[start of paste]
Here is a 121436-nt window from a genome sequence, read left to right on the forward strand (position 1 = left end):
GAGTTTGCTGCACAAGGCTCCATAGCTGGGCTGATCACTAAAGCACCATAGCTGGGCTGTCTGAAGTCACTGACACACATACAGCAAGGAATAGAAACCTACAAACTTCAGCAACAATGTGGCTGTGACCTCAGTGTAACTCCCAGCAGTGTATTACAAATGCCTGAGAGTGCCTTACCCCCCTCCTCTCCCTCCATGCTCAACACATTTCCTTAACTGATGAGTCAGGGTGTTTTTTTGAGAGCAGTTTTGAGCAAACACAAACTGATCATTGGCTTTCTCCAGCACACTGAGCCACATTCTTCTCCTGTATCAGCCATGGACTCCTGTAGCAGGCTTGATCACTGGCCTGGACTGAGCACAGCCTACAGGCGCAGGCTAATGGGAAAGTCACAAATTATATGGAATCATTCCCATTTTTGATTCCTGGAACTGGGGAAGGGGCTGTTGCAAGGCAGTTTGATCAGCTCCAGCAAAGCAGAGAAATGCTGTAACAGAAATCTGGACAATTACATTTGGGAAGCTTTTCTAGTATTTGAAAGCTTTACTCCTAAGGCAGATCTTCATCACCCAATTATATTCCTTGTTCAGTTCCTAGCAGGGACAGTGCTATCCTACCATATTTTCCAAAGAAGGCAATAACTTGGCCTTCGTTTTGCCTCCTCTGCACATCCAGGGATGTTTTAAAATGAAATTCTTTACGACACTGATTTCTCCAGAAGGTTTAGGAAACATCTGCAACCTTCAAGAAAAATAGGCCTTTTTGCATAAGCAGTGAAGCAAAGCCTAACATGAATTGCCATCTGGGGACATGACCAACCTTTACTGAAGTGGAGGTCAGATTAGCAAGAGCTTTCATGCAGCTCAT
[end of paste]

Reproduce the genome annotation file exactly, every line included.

Here is a 121436-nt window from a genome sequence, read left to right on the forward strand (position 1 = left end):
GAGTTTGCTGCACAAGGCTCCATAGCTGGGCTGATCACTAAAGCACCATAGCTGGGCTGTCTGAAGTCACTGACACACATACAGCAAGGAATAGAAACCTACAAACTTCAGCAACAATGTGGCTGTGACCTCAGTGTAACTCCCAGCAGTGTATTACAAATGCCTGAGAGTGCCTTACCCCCCTCCTCTCCCTCCATGCTCAACACATTTCCTTAACTGATGAGTCAGGGTGTTTTTTTGAGAGCAGTTTTGAGCAAACACAAACTGATCATTGGCTTTCTCCAGCACACTGAGCCACATTCTTCTCCTGTATCAGCCATGGACTCCTGTAGCAGGCTTGATCACTGGCCTGGACTGAGCACAGCCTACAGGCGCAGGCTAATGGGAAAGTCACAAATTATATGGAATCATTCCCATTTTTGATTCCTGGAACTGGGGAAGGGGCTGTTGCAAGGCAGTTTGATCAGCTCCAGCAAAGCAGAGAAATGCTGTAACAGAAATCTGGACAATTACATTTGGGAAGCTTTTCTAGTATTTGAAAGCTTTACTCCTAAGGCAGATCTTCATCACCCAATTATATTCCTTGTTCAGTTCCTAGCAGGGACAGTGCTATCCTACCATATTTTCCAAAGAAGGCAATAACTTGGCCTTCGTTTTGCCTCCTCTGCACATCCAGGGATGTTTTAAAATGAAATTCTTTACGACACTGATTTCTCCAGAAGGTTTAGGAAACATCTGCAACCTTCAAGAAAAATAGGCCTTTTTGCATAAGCAGTGAAGCAAAGCCTAACATGAATTGCCATCTGGGGACATGACCAACCTTTACTGAAGTGGAGGTCAGATTAGCAAGAGCTTTCATGCAGCTCAT